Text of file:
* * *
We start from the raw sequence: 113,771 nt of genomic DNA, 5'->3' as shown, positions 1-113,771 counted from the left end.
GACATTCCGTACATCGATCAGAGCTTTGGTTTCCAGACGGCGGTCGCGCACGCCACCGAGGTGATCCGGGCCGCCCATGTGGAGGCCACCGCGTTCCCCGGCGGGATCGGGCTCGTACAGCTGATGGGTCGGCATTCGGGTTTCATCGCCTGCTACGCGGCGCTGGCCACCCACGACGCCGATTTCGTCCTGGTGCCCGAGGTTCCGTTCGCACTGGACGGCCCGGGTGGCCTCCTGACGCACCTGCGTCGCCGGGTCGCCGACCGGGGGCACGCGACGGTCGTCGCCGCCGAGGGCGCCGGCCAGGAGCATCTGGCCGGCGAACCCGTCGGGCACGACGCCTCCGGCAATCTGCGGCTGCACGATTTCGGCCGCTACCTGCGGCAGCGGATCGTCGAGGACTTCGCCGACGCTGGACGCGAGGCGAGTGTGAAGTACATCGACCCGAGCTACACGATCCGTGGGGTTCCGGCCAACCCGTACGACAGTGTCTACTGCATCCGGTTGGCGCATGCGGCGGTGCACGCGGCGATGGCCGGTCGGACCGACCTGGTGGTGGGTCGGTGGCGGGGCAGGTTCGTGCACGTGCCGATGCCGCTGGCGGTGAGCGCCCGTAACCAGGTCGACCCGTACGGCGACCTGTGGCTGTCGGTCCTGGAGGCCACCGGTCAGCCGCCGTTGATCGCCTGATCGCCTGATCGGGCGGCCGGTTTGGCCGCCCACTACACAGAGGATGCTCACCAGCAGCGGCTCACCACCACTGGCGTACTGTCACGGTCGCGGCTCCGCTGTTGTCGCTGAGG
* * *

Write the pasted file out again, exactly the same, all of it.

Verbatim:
We start from the raw sequence: 113,771 nt of genomic DNA, 5'->3' as shown, positions 1-113,771 counted from the left end.
GACATTCCGTACATCGATCAGAGCTTTGGTTTCCAGACGGCGGTCGCGCACGCCACCGAGGTGATCCGGGCCGCCCATGTGGAGGCCACCGCGTTCCCCGGCGGGATCGGGCTCGTACAGCTGATGGGTCGGCATTCGGGTTTCATCGCCTGCTACGCGGCGCTGGCCACCCACGACGCCGATTTCGTCCTGGTGCCCGAGGTTCCGTTCGCACTGGACGGCCCGGGTGGCCTCCTGACGCACCTGCGTCGCCGGGTCGCCGACCGGGGGCACGCGACGGTCGTCGCCGCCGAGGGCGCCGGCCAGGAGCATCTGGCCGGCGAACCCGTCGGGCACGACGCCTCCGGCAATCTGCGGCTGCACGATTTCGGCCGCTACCTGCGGCAGCGGATCGTCGAGGACTTCGCCGACGCTGGACGCGAGGCGAGTGTGAAGTACATCGACCCGAGCTACACGATCCGTGGGGTTCCGGCCAACCCGTACGACAGTGTCTACTGCATCCGGTTGGCGCATGCGGCGGTGCACGCGGCGATGGCCGGTCGGACCGACCTGGTGGTGGGTCGGTGGCGGGGCAGGTTCGTGCACGTGCCGATGCCGCTGGCGGTGAGCGCCCGTAACCAGGTCGACCCGTACGGCGACCTGTGGCTGTCGGTCCTGGAGGCCACCGGTCAGCCGCCGTTGATCGCCTGATCGCCTGATCGGGCGGCCGGTTTGGCCGCCCACTACACAGAGGATGCTCACCAGCAGCGGCTCACCACCACTGGCGTACTGTCACGGTCGCGGCTCCGCTGTTGTCGCTGAGG